Oldboy (Park Chanwook) - 2003
[Min-sik Choi, Ji-tae Yu, Hye-jeong Kang, Dae-han Ji]
screenplay: Jo-yun Hwang, Chun-hyeong Lim, Joon-hyung Lim, Chan-wook
source: comic by Minegishi Nobuaki, Tsuchiya Garon
camera: Jeong-hun Jeong
music: Yeong-wook Jo

A man has been kidnapped and held in a sealed apartment for fifteen years. He is suddenly released and sets out to find out who did this and why.

Oldboy maintains its startling and outrageous moves right up to the moving and romantic conclusion. There's no disconnect, though. The latter issues quite naturally from the former. A very fast and devious movie.


Onibaba (Kaneto Shindô) - 1964
[Nobuko Otowa, Jitsuko Yoshimura, Kei Sato]
screenplay: Shindô
camera: Kiyomi Kuroda
music: Hikaru Hayashi

Two women in war-ravaged 14th-century Japan rob and murder lost samurai for their own survival. A returning veteran and a diabolical mask play havoc with what little equilibrium there is.

Survival against the forces of war, of nature, of the unknown is not here a matter of avoidance. Instead it's a matter of weaving in and out of all the primal forces. But sooner or later you'll weave in and you won't weave out.


Point Blank (John Boorman) - 1967
[Lee Marvin, Angie Dickinson, Keenan Wynn, Carroll O'Connor, John Vernon]
screenplay: Alexander Jacobs, David & Rafe Newhouse
source: novel by Donald E. Westlake, The Hunter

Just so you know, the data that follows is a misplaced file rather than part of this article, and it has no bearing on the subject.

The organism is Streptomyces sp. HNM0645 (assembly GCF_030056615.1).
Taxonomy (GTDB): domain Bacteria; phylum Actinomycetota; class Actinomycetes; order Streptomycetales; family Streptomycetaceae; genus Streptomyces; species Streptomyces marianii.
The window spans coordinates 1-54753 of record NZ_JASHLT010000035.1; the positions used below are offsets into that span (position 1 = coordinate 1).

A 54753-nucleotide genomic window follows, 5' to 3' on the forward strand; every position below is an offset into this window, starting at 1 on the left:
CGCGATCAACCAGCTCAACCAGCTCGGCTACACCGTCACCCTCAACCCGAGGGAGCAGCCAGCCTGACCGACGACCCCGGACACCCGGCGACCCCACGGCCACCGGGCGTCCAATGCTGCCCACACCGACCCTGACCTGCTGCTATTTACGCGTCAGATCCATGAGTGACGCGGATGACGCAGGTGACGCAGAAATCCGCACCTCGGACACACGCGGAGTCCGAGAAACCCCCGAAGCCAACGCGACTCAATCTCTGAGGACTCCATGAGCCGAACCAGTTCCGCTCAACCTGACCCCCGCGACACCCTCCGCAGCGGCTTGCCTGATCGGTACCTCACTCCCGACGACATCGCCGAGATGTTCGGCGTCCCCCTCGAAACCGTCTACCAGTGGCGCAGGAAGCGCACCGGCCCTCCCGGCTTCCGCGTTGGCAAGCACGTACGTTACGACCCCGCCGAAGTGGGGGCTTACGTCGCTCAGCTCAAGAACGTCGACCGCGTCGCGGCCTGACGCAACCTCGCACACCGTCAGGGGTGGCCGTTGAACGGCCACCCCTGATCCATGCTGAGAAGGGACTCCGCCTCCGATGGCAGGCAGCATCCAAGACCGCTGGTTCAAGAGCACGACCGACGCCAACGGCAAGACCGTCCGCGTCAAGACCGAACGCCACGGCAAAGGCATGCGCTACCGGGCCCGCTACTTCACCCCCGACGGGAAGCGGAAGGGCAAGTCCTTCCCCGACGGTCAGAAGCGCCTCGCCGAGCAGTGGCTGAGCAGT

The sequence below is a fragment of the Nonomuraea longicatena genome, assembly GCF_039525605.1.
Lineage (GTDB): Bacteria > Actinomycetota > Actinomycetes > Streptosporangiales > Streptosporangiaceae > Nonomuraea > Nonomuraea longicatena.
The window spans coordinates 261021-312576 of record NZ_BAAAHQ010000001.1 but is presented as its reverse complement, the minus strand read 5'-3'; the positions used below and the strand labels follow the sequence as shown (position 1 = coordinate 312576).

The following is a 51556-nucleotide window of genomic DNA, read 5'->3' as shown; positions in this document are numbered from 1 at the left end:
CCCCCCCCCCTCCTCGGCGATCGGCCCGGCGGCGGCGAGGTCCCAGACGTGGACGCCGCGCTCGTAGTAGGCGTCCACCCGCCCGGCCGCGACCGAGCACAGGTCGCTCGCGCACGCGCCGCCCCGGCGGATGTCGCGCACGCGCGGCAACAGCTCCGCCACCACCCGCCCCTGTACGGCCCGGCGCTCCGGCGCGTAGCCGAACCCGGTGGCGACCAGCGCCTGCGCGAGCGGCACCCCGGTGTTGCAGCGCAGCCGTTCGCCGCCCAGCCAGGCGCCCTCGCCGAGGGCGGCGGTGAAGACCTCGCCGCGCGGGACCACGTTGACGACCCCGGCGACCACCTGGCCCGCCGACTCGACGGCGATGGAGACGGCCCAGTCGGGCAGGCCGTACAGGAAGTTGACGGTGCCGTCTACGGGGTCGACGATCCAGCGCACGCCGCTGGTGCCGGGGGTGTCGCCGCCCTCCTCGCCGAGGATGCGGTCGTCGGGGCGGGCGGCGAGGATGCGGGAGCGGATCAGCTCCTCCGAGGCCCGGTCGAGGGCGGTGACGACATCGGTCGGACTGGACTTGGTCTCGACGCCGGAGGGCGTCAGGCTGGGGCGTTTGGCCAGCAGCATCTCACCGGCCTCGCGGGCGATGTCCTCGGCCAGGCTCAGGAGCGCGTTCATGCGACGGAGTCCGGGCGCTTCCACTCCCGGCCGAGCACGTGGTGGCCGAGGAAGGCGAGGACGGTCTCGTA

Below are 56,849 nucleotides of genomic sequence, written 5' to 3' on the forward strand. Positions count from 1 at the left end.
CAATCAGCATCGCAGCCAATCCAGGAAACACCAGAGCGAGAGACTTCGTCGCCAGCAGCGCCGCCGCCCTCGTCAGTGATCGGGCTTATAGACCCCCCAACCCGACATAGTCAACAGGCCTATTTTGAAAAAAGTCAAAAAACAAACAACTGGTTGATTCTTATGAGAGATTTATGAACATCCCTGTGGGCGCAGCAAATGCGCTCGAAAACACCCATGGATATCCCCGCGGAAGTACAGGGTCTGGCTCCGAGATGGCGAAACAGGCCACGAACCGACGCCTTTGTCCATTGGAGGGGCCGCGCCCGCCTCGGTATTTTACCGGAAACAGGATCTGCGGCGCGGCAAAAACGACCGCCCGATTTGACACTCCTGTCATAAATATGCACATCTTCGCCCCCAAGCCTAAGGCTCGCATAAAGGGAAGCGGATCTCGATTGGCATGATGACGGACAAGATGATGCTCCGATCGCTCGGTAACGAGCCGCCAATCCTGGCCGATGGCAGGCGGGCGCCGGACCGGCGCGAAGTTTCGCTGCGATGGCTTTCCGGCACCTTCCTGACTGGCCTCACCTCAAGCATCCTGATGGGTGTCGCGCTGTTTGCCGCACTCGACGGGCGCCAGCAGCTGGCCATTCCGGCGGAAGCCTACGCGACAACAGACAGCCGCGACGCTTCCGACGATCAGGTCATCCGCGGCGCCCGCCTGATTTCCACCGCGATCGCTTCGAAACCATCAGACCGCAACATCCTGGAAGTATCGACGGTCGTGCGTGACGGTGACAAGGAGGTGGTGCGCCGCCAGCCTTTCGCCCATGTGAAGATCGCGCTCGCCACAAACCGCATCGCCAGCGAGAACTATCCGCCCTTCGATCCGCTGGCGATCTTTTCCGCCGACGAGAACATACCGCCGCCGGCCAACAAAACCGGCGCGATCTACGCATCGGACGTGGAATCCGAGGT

camera: Philip H. Lathrop
music: Johnny Mandel

While trying to exact revenge on the friend and wife who betrayed him, Walker gets help from a mysterious man with plans of his own.

Psychedelic noir is what you have here. I don't know whether Boorman was imbibing in something exotic or if it was an offshoot of the times. In any case, the movie combines techniques of disorientation with a hell-for-leather plot. Marvin is terrific, simultaneously bewildered and aggressive.


The Seventh Victim (Mark Robson) - 1943
[Tom Conway, Jean Brooks, Isabel Jewell, Kim Hunter, Evelyn Brent, Elizabeth Russell]
screenplay: DeWitt Bodeen, Charles O'Neal
camera: Nicholas Musuraca
music: Roy Webb

Mary Gibson, searching for her sister Jacqueline in Manhattan, runs into a group of satanists who also want Jacqueline and mean her no good.

A perfect blend of gothic and noir. Produced by the great Val Lewton. Various members of his crew (known as the snake pit) went on to make significant contributions to film noir. For example, the year after this was filmed, composer Roy Webb scored Murder My Sweet. Cameraman Nicholas Musuraca shot Out of the Past in '47. One of the glories of the Lewton canon is character actress Elizabeth Russell. Watch for her as Mimi.


Stray Dog (Akira Kurosawa) - 1949
[Toshirô Mifune, Takashi Shimura, Keiko Awaji, Eiko Miyoshi]
screenplay: Ryuzo Kikushima, Kurosawa
camera: Asakazu Nakai
music: Fumio Hayasaka

The gun of a young homicide detective is stolen and used in a series of crimes. An older detective helps him gradually zero in on the criminal.

Kurosawa's noir films (Drunken Angel ['48], Stray Dog, The Bad Sleep Well ['60], High and Low ['63]) are as impressive as his samurai outings, if not as spectacular, and both genres employ the talent and personality of Toshiro Mifune. This is one of the greatest partnerships in movie history.


This isn't a "best of" list as such, but each of these is a movie I revere. I don't think that's putting it too strongly. I admit to being a bit promiscuous with my reverence. These were taken as representative of a larger list, which recently ran over 570 entries.